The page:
Ok so it's not your usual guns-tanks-drones variety war between the world's two largest economies (phew!), but it is affecting the lives of many people in both countries, with the effects also being felt across financial markets worldwide.
You might be surprised to hear that this dispute isn't really new at all. China has been accused of dumping and other unfair trade practices by many different countries for a few decades now, with the US being one of the biggest complainants throughout. Unfair trade practices usually involve making something cheaper and selling it into a foreign market at a price so low that local industries can't compete.
This "complaining" process usually takes place via the World Trade Order (WTO), a global body which was created in 1995 to mediate exactly these types of trade disputes and bring about peaceful solutions for all parties.
Enter Donald Trump
Trump, on the back of a successful populist 2016 election campaign which was focused on appealing to exactly the types of people who had lost their livelihoods due to Chinese competition (farmers and steel & aluminium workers, to name a few), decided to stop trying to solve these problems via the WTO, and start taking matters into his own hands, and tariffs were the policy tool of choice.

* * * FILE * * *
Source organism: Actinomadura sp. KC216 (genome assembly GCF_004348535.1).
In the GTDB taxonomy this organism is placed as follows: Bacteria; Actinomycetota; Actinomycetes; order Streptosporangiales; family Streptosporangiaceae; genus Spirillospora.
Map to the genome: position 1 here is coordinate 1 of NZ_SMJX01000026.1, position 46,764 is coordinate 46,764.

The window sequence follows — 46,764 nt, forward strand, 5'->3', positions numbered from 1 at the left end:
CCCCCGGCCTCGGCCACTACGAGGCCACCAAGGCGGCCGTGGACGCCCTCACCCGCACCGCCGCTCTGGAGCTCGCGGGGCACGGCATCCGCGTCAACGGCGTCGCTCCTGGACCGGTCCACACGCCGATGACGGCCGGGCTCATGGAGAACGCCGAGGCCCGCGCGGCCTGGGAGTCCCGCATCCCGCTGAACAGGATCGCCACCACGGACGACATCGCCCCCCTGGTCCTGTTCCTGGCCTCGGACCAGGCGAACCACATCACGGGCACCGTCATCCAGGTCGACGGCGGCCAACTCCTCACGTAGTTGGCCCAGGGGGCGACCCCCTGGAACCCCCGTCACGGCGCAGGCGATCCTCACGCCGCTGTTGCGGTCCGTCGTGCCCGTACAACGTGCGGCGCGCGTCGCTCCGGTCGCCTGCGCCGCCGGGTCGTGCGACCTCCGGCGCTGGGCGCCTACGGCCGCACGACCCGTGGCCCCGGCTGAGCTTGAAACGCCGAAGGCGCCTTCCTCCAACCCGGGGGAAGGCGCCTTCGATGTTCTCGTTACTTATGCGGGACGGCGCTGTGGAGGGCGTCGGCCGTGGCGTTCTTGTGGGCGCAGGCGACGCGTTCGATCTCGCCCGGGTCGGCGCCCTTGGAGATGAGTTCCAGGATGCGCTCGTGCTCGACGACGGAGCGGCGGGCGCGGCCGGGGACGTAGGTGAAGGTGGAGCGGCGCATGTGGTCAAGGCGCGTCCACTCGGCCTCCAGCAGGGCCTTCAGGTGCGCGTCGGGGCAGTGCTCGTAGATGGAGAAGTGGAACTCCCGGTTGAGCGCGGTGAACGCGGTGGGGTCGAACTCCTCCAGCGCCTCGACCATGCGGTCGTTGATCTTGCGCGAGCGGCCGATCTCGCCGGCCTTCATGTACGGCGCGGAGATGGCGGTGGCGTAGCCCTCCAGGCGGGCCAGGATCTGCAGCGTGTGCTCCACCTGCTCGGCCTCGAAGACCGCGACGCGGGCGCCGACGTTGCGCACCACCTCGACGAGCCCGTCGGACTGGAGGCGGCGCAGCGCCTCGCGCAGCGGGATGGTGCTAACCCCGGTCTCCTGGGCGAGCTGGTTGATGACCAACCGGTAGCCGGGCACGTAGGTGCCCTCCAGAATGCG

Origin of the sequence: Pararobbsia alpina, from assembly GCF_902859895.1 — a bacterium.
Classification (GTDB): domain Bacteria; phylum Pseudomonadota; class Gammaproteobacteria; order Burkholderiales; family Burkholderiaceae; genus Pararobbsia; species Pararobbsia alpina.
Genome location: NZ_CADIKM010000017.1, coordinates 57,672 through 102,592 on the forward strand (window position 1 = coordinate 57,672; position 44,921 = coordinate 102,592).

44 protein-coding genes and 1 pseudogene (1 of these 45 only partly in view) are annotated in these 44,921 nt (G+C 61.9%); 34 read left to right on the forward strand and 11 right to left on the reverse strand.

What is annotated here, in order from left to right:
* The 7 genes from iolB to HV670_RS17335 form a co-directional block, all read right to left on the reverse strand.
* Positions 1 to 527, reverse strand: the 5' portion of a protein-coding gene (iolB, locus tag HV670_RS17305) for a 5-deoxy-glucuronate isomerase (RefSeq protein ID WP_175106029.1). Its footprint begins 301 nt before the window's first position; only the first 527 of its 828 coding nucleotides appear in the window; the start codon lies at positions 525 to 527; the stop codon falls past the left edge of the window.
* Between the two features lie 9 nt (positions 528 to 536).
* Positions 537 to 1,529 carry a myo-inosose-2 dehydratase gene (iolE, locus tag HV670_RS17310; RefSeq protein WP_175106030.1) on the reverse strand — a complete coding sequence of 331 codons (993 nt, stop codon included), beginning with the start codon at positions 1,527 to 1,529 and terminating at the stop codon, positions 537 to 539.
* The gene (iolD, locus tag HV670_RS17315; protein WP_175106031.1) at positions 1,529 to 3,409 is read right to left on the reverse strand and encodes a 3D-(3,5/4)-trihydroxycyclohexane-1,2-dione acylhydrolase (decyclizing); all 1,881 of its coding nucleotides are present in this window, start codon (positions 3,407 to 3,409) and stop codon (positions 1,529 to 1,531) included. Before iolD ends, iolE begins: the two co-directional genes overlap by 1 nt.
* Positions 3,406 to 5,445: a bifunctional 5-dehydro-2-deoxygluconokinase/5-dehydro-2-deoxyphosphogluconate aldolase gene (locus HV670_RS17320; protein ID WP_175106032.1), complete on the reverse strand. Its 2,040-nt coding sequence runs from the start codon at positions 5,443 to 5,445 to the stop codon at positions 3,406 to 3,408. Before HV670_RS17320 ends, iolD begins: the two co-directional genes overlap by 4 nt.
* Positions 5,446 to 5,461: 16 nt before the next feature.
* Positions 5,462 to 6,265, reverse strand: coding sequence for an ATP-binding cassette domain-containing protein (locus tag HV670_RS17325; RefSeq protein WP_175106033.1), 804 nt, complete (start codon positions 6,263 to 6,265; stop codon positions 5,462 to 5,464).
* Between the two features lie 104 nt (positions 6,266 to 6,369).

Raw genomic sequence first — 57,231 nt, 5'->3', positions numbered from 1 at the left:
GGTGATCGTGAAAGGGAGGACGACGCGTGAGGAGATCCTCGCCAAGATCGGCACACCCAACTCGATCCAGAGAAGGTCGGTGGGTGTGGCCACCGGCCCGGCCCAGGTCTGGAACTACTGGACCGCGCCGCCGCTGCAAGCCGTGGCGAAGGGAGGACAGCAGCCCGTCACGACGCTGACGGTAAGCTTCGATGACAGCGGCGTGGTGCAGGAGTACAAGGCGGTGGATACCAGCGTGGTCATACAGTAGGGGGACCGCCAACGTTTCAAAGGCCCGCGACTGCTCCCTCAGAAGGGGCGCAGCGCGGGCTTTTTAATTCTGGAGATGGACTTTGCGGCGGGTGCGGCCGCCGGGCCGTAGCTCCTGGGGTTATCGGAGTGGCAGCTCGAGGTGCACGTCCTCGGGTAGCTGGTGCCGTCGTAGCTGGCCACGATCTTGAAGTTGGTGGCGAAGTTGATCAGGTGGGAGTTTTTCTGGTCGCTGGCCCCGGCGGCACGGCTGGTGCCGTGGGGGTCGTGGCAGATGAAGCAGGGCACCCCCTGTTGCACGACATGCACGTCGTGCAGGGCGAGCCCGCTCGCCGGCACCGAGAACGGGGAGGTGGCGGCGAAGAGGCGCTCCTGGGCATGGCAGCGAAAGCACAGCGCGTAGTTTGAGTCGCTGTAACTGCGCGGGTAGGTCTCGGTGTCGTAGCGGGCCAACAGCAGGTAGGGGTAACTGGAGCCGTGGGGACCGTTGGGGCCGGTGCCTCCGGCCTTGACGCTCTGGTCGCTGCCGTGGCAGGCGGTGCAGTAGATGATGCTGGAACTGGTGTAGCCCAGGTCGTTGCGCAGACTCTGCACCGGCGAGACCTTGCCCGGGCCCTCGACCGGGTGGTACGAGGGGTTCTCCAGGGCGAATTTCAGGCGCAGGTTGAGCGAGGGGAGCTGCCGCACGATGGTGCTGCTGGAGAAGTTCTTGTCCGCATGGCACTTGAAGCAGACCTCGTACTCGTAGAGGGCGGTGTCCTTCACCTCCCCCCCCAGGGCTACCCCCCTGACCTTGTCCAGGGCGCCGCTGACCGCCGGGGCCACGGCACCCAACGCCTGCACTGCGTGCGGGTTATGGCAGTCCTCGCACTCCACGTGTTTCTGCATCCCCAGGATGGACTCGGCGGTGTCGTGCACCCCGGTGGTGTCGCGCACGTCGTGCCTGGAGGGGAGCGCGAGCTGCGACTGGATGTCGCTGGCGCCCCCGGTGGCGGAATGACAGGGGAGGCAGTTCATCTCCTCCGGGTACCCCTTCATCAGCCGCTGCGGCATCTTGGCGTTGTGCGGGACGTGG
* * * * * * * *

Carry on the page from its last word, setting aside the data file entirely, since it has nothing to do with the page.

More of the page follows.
Tariffs? What's a Tariff? Simply put, tariffs increase the price of imported goods. For example, if the US decides to apply a 10% tariff on $100bn of Chinese imports, it will collect $10bn of tariff revenue and the imports will be 10% more expensive in the US market, helping domestic producers of the same goods compete in the domestic market thanks to the 10% price hike of whatever they are producing.
What's not so simple, however, is the end result - a world where both countries keep applying more and more tariffs, which usually ends with things becoming more expensive than they need to be for those who buy the end product - US and Chinese consumers (and often people in other countries, too).